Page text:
By Janelle Eklund
It was mid to late summer and as we walked through the Boreal Forest new plants sprung from the forest floor. Clusters of purple flowers crowded the top of a long stemmed wild Delphinium. Each flower looked like it was wearing a bonnet with wings and a spike on top. At the mouth (center) of each flower the purple color morphed into white and looked like two white front teeth. Little white hairs spilled out of the mouth, accented by a purple background of petals. The leaves of the plant spread in a fan, each segment ending in sharp looking arrowhead type points.
Larkspur is a poisonous alkaloid plant and if ingested can cause upset stomach, nervousness, and depression. If eaten in large amounts it can even cause suffocation and death. As the plant matures the toxicity lessens but it is still poisonous.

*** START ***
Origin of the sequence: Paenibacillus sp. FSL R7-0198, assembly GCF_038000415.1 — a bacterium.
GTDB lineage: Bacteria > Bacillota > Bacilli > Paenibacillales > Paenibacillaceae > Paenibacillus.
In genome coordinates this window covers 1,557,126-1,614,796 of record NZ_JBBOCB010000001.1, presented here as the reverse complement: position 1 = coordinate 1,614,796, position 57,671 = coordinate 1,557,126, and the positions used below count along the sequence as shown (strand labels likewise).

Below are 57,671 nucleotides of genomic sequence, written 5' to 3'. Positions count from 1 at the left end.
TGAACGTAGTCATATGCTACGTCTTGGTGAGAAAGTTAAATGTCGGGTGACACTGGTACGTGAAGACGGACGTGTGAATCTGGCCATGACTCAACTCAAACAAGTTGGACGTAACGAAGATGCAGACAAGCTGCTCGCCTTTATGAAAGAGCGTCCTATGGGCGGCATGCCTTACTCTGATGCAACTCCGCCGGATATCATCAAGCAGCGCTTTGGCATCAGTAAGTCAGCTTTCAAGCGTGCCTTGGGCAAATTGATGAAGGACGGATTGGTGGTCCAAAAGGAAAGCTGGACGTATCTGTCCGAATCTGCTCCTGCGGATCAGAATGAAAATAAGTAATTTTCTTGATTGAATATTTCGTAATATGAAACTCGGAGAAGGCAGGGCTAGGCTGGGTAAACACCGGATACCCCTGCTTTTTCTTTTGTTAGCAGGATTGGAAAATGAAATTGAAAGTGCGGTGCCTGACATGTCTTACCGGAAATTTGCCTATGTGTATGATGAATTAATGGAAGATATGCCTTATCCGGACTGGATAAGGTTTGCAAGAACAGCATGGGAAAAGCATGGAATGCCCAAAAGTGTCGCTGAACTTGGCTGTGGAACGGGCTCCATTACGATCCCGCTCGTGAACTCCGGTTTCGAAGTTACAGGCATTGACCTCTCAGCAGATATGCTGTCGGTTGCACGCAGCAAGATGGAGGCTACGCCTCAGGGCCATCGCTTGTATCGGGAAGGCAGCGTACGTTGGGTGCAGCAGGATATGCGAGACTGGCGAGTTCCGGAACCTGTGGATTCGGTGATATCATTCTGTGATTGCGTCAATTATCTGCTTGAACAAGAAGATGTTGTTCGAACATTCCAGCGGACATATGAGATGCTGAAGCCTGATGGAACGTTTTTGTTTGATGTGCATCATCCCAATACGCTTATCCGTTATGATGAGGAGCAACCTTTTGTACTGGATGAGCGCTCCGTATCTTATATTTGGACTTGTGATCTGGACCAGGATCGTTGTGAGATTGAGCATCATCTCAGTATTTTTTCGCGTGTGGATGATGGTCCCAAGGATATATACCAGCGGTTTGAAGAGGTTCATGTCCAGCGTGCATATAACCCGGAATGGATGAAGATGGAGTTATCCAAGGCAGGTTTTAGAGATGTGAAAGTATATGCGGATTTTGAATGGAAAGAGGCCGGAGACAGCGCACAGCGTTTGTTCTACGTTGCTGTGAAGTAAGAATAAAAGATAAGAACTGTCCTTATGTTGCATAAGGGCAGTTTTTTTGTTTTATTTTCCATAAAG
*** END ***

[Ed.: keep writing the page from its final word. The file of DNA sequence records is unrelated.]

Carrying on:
I haven't found this plant to be too prolific in this area but maybe my wanderings just haven't been in the right places. In the places that it does live it can become very prolific after a fire, tree clearing or overgrazing.
Domestic delphiniums can get very tall and create a beautiful backdrop for a flower garden.
Enjoy the last vestiges of blooming plant life as summer fades into fall.
From my light to yours-
References: Plants of the Western Boreal Forest & Aspen Parkland by Johnson, Kershaw, MacKinnon, Pojar; Flora of Alaska and Neighboring Territories By Eric Hultén.
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Who We Are
WISEfriends are several writers connected with Wrangell Institute for Science and Environment, a nonprofit organization located in Alaska's Copper River Valley. Most of these articles originally appeared in our local newspaper, the Copper River Record.
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